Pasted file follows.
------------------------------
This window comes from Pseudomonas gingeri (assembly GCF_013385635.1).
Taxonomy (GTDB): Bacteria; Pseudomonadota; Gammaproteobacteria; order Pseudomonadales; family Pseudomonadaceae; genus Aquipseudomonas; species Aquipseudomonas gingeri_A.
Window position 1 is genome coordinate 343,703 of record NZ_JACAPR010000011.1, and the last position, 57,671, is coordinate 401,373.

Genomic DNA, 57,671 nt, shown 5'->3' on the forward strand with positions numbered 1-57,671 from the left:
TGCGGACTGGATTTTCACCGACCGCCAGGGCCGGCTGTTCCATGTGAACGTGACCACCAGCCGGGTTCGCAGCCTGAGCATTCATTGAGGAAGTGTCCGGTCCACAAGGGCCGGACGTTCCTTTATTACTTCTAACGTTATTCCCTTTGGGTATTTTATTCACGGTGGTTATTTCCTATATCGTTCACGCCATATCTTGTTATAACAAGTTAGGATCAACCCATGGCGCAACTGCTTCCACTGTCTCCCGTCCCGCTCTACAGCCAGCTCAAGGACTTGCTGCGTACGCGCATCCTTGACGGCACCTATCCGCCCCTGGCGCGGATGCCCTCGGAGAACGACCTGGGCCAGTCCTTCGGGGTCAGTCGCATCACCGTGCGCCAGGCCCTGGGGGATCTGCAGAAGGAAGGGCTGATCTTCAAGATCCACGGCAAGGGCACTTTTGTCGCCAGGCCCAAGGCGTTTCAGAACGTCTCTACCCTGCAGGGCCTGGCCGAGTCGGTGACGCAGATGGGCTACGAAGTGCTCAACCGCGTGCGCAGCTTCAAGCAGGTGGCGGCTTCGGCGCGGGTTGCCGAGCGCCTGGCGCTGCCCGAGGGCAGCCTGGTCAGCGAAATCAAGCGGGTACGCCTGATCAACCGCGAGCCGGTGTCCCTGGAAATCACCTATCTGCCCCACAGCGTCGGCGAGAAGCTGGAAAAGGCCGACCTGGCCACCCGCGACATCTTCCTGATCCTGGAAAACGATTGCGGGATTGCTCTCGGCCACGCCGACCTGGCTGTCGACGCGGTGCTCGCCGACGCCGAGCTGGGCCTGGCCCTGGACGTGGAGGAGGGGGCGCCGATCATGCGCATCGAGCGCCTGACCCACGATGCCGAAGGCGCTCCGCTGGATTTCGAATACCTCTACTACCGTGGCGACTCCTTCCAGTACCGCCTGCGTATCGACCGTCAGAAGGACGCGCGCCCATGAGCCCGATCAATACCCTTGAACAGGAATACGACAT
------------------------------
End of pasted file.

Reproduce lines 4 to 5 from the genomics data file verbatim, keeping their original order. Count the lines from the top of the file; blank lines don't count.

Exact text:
Genomic DNA, 57,671 nt, shown 5'->3' on the forward strand with positions numbered 1-57,671 from the left:
TGCGGACTGGATTTTCACCGACCGCCAGGGCCGGCTGTTCCATGTGAACGTGACCACCAGCCGGGTTCGCAGCCTGAGCATTCATTGAGGAAGTGTCCGGTCCACAAGGGCCGGACGTTCCTTTATTACTTCTAACGTTATTCCCTTTGGGTATTTTATTCACGGTGGTTATTTCCTATATCGTTCACGCCATATCTTGTTATAACAAGTTAGGATCAACCCATGGCGCAACTGCTTCCACTGTCTCCCGTCCCGCTCTACAGCCAGCTCAAGGACTTGCTGCGTACGCGCATCCTTGACGGCACCTATCCGCCCCTGGCGCGGATGCCCTCGGAGAACGACCTGGGCCAGTCCTTCGGGGTCAGTCGCATCACCGTGCGCCAGGCCCTGGGGGATCTGCAGAAGGAAGGGCTGATCTTCAAGATCCACGGCAAGGGCACTTTTGTCGCCAGGCCCAAGGCGTTTCAGAACGTCTCTACCCTGCAGGGCCTGGCCGAGTCGGTGACGCAGATGGGCTACGAAGTGCTCAACCGCGTGCGCAGCTTCAAGCAGGTGGCGGCTTCGGCGCGGGTTGCCGAGCGCCTGGCGCTGCCCGAGGGCAGCCTGGTCAGCGAAATCAAGCGGGTACGCCTGATCAACCGCGAGCCGGTGTCCCTGGAAATCACCTATCTGCCCCACAGCGTCGGCGAGAAGCTGGAAAAGGCCGACCTGGCCACCCGCGACATCTTCCTGATCCTGGAAAACGATTGCGGGATTGCTCTCGGCCACGCCGACCTGGCTGTCGACGCGGTGCTCGCCGACGCCGAGCTGGGCCTGGCCCTGGACGTGGAGGAGGGGGCGCCGATCATGCGCATCGAGCGCCTGACCCACGATGCCGAAGGCGCTCCGCTGGATTTCGAATACCTCTACTACCGTGGCGACTCCTTCCAGTACCGCCTGCGTATCGACCGTCAGAAGGACGCGCGCCCATGAGCCCGATCAATACCCTTGAACAGGAATACGACAT